A 30-minute video released Monday has already received 37 million views on YouTube alone. That’s as I type this; tens of thousands, perhaps millions more will have seen Kony 2012 by the time this is published.
The short film aims to increase awareness of the Lord’s Resistance Army, a guerilla group that began in Uganda and has enslaved thousands of children across Central Africa. The US-based charity Invisible Children has been drawing attention to the situation since 2005. According to its own website:
Invisible Children uses film, creativity and social action to end the use of child soldiers in Joseph Kony’s rebel war and restore LRA-affected communities in Central Africa to peace and prosperity.
Now, through the Kony 2012 film and campaign, Invisible Children wants Westerners, especially Americans, to demand action from politicians and see that rebel leader Joseph Kony is found and arrested by the end of the year. But while the video’s viral success is undisputed, the methods and goals of Invisible Children are not.
I first paid attention to Kony 2012 when Boing Boing called it “a viral mess” and linked to a few reports critical of the campaign. I glanced over the coverage and turned to it later again when a Facebook friend republished a comment by Star Trek actor George Takei:
Many fans have written and commented about KONY 2012 and Invisible Children. I applaud the fact that fans are researching and thinking critically about the movements they are asked to support. I caution, however, that “research” should not be limited to articles on reddit or tumblr, or blogs that cite political science students in Canada.
The dismissive tone of the comment prompted me to investigate. After watching the half-hour campaign video, I began looking at the counterarguments with this Tumblr post, written by the political science student in Canada Takei alludes to; from there I found several other articles that seem to raise legitimate concerns. I don’t want to reject Kony 2012 out of hand, but I do want to summarize the main criticisms and share some resources so readers can do their own research.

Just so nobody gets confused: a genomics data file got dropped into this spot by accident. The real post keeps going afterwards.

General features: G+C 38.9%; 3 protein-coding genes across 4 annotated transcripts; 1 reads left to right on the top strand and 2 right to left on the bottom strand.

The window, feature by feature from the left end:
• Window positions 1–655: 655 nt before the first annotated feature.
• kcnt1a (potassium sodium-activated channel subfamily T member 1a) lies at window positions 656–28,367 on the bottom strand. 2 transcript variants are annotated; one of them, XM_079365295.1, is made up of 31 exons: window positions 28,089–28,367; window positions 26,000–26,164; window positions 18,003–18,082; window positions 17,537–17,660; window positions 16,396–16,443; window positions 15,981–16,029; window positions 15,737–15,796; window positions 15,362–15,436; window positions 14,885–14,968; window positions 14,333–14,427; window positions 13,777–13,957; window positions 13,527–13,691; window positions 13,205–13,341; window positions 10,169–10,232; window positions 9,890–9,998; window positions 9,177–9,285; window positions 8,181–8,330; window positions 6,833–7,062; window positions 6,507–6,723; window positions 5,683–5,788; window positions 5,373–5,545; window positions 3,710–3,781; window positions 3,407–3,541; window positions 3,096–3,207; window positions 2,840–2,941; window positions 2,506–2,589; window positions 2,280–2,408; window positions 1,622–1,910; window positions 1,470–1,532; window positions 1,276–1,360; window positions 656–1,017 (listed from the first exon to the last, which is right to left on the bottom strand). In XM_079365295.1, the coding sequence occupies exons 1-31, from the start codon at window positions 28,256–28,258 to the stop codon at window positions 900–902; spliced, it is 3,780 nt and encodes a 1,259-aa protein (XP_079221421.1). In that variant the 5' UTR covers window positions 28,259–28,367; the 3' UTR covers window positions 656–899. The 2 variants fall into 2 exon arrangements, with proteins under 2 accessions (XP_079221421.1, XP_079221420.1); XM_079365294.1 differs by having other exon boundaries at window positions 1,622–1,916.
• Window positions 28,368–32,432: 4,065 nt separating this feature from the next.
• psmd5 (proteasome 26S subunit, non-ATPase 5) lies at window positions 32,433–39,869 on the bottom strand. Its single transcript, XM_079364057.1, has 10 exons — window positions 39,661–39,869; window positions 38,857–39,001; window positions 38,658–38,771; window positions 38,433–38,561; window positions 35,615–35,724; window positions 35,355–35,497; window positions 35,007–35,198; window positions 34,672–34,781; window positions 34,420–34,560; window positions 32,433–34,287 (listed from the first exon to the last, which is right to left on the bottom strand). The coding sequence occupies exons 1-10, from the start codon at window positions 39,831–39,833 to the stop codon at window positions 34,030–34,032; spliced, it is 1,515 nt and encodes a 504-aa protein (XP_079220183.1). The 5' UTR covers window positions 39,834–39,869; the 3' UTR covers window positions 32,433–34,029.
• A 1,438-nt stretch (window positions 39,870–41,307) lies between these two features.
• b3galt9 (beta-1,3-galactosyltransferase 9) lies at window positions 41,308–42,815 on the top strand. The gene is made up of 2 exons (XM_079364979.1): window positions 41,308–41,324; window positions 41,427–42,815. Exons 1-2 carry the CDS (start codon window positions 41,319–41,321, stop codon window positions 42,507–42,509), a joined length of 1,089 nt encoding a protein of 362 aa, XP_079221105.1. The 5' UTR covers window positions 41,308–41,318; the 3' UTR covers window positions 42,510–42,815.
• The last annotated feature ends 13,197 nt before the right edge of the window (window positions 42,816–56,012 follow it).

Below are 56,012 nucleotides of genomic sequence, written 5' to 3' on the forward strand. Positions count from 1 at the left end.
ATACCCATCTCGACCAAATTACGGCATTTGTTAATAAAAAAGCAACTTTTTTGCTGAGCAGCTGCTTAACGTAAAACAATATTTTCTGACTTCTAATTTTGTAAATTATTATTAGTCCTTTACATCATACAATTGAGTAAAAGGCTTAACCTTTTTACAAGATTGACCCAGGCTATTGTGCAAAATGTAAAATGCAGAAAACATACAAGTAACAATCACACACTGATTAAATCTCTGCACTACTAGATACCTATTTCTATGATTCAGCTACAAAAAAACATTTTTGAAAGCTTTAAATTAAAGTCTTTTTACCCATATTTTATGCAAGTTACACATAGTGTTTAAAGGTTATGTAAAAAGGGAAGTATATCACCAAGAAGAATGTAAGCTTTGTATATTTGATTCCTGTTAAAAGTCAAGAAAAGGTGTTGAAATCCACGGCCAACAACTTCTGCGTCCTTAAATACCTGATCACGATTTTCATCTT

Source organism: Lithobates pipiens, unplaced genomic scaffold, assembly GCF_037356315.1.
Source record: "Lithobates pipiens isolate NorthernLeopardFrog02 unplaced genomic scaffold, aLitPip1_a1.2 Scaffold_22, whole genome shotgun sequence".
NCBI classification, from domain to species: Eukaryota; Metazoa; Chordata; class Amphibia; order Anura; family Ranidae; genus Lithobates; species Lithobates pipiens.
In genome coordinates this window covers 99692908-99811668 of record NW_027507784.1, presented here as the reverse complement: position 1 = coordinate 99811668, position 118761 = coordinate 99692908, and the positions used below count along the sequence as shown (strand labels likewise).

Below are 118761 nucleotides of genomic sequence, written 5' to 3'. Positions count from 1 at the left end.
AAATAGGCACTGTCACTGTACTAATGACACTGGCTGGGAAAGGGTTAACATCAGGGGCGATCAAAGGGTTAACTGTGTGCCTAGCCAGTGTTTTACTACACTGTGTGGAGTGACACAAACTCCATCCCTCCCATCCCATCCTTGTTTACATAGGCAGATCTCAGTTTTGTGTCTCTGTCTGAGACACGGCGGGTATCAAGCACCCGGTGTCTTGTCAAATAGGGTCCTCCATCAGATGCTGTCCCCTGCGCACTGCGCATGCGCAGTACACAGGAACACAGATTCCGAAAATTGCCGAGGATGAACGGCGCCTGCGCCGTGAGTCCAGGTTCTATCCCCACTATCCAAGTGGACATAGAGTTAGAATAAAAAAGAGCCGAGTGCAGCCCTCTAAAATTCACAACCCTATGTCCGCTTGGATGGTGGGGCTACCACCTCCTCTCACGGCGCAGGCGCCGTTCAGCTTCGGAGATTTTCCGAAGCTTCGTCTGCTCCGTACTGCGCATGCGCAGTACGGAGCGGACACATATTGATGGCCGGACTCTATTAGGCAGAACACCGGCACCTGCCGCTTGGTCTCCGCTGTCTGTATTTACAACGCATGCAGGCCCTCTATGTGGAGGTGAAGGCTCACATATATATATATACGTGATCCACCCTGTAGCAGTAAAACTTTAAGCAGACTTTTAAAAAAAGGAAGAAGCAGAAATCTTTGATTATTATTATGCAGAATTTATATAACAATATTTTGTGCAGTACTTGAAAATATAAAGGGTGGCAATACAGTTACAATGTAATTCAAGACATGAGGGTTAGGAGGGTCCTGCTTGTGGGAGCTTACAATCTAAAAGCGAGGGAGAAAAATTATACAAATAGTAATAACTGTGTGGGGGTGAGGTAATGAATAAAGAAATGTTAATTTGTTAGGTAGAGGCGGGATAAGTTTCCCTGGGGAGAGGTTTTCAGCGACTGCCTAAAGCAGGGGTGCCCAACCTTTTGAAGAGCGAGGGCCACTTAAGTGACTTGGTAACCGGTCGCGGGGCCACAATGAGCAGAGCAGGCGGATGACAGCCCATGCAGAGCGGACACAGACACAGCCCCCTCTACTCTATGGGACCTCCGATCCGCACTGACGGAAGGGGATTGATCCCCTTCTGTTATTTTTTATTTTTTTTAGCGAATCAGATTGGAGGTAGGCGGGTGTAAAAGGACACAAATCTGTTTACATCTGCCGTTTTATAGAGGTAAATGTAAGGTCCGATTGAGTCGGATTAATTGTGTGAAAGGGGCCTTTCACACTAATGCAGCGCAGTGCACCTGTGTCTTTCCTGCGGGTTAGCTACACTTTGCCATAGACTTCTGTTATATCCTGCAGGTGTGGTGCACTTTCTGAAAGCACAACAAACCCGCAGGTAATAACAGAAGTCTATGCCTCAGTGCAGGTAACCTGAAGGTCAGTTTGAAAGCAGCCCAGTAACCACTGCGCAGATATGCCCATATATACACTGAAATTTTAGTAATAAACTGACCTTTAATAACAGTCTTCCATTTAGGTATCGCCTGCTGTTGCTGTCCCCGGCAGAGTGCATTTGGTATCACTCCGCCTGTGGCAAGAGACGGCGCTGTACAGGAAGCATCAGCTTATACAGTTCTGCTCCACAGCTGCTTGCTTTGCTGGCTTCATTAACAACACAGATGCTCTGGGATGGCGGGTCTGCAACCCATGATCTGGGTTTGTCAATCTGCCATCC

Criticisms of Invisible Children and Kony 2012 include:
Invisible Children has redressed the balance and officially responded to some of the criticisms on its website.
I’ve chosen this year to examine a charity a day as a kind of spiritual discipline for the 40 days of Lent. For the first time I’ve started looking at the work of charities and nonprofits systematically and critically — and with Kony 2012, I’m encouraged to see such a high-profile campaign provoking such widespread scrutiny.
With that in mind, I want to list some resources that — when you’ve browsed Invisible Children’s own resources and watched the video — will give some alternative perspectives on what’s happening and what needs to be done.
Grant Oyston: We got trouble (contains some useful links)
The Guardian (rolling blog on the subject)
Worst Idea Ever? (from the Wronging Rights blog, which also offers a rather funny satirical “Kony 2012 drinking game”)
Yale prof Chris Blattman: Visible Children
Justice in Conflict: Taking Kony 2012 down a notch
Mediacology: #Kony2012: Viral cause célèbre
Foreign Policy: Joseph Kony is not in Uganda (and other complicated things)
Standpoint: Kony 2012: Overrated
Foreign Affairs: Obama Takes on the LRA (from November 2011, but relevant)
The eXiled: Altar Boy vs Altar Boy in Uganda: The Lord’s Resistance Army & Joseph Kony (republished from 2002, but relevant background)
Invisible Children: Official response to critiques